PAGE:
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Although John Donne is an immensely inventive and unpredictable poet, certain analytical techniques are often consistently useful in analyzing his poems. Take, for instance, his poem “The Apparition,” in which a vindictive ghost returns from the dead to torment the woman who once rejected him.
- Throughout the poem, Donne lets the ghost speak for himself. This technique is typical of Donne’s tendency to present speakers whose characters and motives the reader must assess for herself, based on the evidence the poem itself provides. Thus, the first line of “The Apparition” – “When by thy scorn, O murderess, I am dead” – implies a speaker who exaggerates, who is full of self-pity, who may be intentionally humorous, but who is certainly not to be taken completely seriously. A few lines later, the speaker tells the woman that after she has killed him,
Then shall my ghost come to thy bed,
And thee, feigned vestal, in worse arms shall see. (5-6)
These lines, like the whole poem, raise another issue typical of many of Donne’s poems: what is Donne’s own attitude toward this speaker? Is he mocking him? Is he sympathizing with him? Is he using the speaker to express his own feelings? A crucial issue in many of Donne’s poems, then, involves trying to determine how seriously to take the speakers. Often the speakers take themselves quite seriously indeed, but in many poems (and I believe this is one of them), Donne seems to be having fun at the speaker’s expense. In any case, a good question to ask about any Donne poem is this one: how does the presentation of the speaker help present a particular image of Donne himself? For example, if Donne is mocking and satirizing the speaker in “The Apparition,” then Donne may be implying that he himself is more sensible, more reasonable, and more humble than the speaker presented here.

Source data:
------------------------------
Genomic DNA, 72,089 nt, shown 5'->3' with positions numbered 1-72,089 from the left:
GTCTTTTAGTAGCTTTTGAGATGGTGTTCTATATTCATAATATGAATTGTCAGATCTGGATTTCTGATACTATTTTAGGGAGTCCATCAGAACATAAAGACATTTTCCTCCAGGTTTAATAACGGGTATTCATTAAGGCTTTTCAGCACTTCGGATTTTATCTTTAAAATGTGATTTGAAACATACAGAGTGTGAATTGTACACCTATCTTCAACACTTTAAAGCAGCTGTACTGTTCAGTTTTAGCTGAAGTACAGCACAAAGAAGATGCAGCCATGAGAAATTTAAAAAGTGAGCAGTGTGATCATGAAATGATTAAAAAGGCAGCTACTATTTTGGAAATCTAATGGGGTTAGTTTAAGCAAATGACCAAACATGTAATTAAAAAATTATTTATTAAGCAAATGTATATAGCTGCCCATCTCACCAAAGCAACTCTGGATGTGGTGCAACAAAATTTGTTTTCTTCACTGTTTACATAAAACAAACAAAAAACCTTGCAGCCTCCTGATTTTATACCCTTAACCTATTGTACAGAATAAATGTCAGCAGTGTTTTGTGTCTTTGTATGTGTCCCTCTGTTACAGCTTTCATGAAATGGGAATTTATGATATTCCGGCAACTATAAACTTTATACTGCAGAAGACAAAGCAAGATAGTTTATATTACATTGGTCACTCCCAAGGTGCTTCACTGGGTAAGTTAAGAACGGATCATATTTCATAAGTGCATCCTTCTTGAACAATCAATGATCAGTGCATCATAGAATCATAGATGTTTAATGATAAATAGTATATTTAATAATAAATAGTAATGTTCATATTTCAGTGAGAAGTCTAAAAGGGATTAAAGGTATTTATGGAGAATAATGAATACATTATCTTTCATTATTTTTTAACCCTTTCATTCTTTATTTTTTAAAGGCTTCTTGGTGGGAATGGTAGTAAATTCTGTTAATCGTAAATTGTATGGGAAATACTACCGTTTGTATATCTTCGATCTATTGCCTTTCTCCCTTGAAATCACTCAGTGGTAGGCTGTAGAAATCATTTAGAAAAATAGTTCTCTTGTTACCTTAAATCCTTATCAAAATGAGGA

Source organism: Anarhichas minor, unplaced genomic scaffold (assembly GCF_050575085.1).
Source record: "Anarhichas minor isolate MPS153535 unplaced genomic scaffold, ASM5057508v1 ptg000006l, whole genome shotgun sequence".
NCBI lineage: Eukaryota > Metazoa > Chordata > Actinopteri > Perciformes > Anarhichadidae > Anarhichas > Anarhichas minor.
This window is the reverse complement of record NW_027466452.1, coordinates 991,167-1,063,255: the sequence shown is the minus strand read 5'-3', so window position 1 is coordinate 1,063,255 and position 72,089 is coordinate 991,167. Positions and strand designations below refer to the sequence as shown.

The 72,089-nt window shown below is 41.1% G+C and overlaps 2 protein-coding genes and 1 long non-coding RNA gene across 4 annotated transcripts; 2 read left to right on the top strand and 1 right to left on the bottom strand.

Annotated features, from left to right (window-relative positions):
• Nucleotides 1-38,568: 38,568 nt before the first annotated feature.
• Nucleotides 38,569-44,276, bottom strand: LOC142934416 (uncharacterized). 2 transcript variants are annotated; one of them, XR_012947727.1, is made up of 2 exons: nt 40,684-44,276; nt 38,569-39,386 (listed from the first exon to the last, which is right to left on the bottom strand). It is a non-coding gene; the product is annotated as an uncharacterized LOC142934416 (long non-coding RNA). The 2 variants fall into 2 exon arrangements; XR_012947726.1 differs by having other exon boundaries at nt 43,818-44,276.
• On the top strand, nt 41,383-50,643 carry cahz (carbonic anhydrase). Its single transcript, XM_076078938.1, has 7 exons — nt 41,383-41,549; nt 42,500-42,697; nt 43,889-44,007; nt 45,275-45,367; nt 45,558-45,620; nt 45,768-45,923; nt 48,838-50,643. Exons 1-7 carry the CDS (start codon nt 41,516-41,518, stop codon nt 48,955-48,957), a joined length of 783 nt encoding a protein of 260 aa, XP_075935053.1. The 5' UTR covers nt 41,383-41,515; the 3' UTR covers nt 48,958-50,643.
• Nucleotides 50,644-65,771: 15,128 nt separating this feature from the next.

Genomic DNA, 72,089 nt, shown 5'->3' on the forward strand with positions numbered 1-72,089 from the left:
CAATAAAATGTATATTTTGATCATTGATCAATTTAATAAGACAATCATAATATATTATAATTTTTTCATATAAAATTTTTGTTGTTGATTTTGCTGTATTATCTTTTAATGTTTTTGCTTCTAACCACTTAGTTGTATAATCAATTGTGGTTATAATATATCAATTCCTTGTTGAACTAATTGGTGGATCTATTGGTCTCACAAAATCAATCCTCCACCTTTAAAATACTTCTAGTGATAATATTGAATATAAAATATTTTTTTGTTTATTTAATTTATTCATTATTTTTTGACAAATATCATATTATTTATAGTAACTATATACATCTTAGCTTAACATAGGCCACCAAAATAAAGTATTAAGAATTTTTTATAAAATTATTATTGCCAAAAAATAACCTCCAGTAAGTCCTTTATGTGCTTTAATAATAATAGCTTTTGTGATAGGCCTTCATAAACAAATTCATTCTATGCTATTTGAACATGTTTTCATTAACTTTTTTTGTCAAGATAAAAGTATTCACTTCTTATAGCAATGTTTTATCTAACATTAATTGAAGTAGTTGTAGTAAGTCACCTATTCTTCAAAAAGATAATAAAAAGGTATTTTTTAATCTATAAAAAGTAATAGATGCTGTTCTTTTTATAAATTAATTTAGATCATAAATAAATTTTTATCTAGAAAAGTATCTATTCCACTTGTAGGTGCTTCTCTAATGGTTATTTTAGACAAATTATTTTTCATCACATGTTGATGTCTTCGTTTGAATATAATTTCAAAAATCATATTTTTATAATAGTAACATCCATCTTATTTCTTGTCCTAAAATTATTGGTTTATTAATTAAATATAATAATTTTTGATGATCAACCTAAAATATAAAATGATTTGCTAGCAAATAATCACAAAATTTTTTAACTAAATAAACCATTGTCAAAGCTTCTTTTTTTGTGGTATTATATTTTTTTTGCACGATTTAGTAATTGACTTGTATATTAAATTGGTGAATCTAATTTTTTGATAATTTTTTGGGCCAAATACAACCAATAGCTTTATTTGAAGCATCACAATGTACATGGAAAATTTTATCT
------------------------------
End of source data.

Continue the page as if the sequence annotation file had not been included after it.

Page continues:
- Another effective way to approach a Donne poem is to ask yourself whether and/or how the speaker evolves during the course of the poem. For example, by the end of “The Apparition,” one might argue that the speaker has become fairly sadistic and malevolent. He seems to enjoy the prospect of the woman’s terror (11-13), and by the very end of the poem he seems unwilling to reveal anything to her that might diminish that terror. In short, he wants her to suffer:
I had rather thou shouldst painfully repent,
Than by my threatenings rest still innocent. (16-17)
A poem, then, that begins almost as a joke evolves into work that seems to reveal something darker and more unsettling about the speaker than may have been apparent at first.
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